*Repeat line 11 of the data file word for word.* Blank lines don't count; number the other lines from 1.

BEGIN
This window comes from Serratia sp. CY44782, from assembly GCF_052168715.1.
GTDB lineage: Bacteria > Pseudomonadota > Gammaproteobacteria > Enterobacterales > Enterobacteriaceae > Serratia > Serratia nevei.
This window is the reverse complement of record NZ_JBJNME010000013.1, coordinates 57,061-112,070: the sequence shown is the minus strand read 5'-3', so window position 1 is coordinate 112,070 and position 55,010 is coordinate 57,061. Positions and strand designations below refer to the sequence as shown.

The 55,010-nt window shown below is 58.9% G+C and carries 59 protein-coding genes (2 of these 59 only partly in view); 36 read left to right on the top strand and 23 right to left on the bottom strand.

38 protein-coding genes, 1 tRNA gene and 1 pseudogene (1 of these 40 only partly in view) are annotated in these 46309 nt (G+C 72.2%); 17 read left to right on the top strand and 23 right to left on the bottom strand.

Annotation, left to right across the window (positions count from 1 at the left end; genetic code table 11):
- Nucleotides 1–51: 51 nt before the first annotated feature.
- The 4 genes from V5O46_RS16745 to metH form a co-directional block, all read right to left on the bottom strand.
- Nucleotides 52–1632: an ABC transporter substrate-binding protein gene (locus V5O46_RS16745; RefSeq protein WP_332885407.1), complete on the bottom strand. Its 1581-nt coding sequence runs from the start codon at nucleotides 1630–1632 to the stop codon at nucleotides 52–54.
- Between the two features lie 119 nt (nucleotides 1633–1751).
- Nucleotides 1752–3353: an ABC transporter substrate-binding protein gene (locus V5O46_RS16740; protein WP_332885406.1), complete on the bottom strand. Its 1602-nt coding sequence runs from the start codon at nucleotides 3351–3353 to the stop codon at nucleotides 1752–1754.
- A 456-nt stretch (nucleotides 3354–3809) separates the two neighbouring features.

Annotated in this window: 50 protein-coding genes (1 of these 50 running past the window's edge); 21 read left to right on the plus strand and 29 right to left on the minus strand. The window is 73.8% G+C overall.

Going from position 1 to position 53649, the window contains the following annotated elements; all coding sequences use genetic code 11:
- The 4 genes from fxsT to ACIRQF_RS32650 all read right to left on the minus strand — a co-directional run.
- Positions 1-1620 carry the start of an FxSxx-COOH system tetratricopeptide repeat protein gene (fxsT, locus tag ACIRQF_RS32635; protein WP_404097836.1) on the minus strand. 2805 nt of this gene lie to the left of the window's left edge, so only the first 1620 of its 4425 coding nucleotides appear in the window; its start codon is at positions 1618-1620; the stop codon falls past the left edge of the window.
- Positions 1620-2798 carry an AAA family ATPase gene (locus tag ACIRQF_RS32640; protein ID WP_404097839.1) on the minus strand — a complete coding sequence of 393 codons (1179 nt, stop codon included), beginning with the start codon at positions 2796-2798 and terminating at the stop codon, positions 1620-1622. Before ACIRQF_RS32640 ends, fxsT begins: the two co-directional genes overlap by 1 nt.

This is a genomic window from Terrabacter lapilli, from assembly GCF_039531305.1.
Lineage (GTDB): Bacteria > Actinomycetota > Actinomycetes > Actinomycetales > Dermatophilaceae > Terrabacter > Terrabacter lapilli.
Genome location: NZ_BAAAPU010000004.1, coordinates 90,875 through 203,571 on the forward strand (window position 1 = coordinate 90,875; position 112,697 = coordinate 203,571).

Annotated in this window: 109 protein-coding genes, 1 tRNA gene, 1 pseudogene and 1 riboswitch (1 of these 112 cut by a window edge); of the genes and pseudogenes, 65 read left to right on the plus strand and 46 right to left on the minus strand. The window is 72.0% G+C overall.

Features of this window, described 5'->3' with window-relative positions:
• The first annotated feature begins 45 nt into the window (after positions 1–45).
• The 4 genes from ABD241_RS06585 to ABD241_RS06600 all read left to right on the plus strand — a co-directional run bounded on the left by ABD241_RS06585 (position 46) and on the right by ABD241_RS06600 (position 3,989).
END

- Nucleotides 1752–3353: an ABC transporter substrate-binding protein gene (locus V5O46_RS16740; protein WP_332885406.1), complete on the bottom strand. Its 1602-nt coding sequence runs from the start codon at nucleotides 3351–3353 to the stop codon at nucleotides 1752–1754.